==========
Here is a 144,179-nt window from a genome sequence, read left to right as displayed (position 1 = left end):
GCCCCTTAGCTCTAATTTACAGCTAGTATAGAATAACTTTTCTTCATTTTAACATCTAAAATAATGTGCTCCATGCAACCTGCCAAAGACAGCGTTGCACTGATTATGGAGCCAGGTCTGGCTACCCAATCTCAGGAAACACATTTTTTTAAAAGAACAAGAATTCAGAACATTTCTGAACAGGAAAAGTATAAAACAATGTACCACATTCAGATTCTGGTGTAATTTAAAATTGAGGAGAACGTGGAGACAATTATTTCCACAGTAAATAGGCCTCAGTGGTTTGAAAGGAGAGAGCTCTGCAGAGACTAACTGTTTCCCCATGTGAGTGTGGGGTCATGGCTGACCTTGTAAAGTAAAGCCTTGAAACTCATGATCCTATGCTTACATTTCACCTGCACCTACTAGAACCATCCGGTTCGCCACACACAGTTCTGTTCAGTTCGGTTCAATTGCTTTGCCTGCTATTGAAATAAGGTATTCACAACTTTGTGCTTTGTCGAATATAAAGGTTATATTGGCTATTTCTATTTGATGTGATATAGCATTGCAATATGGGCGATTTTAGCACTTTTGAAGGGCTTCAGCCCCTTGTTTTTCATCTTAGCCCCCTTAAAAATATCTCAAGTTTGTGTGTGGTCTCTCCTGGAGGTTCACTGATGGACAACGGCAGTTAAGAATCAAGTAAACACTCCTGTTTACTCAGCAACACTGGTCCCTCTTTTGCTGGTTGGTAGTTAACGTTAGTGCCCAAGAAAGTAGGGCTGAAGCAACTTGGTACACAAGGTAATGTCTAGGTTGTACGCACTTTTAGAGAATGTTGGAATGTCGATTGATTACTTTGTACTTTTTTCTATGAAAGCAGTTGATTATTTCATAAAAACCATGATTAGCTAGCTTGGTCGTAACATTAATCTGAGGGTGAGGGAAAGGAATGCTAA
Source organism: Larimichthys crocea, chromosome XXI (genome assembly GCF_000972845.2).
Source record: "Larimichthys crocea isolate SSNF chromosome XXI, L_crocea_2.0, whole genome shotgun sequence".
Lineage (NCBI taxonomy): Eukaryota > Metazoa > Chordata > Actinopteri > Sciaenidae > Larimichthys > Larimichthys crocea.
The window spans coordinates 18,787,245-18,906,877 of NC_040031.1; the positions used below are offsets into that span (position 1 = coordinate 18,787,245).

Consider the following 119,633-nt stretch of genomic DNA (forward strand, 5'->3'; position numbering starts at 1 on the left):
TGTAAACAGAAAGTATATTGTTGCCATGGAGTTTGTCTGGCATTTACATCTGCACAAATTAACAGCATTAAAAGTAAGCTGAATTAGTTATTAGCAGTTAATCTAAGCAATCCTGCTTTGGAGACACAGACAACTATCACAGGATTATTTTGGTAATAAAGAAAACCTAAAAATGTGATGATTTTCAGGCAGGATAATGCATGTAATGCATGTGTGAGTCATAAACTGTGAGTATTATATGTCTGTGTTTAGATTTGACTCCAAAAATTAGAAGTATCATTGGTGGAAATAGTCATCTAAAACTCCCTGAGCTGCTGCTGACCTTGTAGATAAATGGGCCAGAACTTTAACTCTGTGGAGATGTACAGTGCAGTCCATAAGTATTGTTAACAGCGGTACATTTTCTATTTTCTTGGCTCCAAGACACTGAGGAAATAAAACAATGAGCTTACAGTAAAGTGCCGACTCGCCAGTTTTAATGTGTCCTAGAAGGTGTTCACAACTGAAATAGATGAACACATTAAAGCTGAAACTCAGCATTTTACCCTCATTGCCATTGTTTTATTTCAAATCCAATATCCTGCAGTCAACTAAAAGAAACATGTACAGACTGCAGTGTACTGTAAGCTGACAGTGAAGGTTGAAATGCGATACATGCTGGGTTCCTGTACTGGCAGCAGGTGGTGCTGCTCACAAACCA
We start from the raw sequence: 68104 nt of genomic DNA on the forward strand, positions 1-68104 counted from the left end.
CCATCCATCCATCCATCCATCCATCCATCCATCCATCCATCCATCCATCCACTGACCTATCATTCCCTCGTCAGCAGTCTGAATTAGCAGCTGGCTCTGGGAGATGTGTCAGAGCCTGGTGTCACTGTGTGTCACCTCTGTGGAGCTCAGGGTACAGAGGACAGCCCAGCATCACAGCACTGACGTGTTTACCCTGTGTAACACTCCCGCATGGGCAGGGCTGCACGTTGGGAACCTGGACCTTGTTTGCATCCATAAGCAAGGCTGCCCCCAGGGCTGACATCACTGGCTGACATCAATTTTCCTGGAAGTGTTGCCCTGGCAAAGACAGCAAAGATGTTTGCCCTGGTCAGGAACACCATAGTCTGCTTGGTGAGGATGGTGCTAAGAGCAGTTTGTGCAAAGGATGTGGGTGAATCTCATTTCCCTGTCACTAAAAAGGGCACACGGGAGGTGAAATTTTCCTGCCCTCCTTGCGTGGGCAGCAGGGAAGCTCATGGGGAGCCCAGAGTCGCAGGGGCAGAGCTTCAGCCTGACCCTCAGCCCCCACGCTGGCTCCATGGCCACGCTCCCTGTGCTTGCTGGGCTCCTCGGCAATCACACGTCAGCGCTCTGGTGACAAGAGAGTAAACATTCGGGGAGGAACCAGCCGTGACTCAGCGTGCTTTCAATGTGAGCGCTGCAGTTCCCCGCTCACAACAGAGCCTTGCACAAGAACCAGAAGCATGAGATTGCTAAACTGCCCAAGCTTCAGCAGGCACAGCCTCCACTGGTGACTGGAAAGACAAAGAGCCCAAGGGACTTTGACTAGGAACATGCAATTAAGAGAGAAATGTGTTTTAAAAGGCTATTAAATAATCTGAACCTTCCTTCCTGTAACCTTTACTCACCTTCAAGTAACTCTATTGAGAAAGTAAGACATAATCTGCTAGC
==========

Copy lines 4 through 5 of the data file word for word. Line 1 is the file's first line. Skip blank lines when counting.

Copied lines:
Source record: "Larimichthys crocea isolate SSNF chromosome XXI, L_crocea_2.0, whole genome shotgun sequence".
Lineage (NCBI taxonomy): Eukaryota > Metazoa > Chordata > Actinopteri > Sciaenidae > Larimichthys > Larimichthys crocea.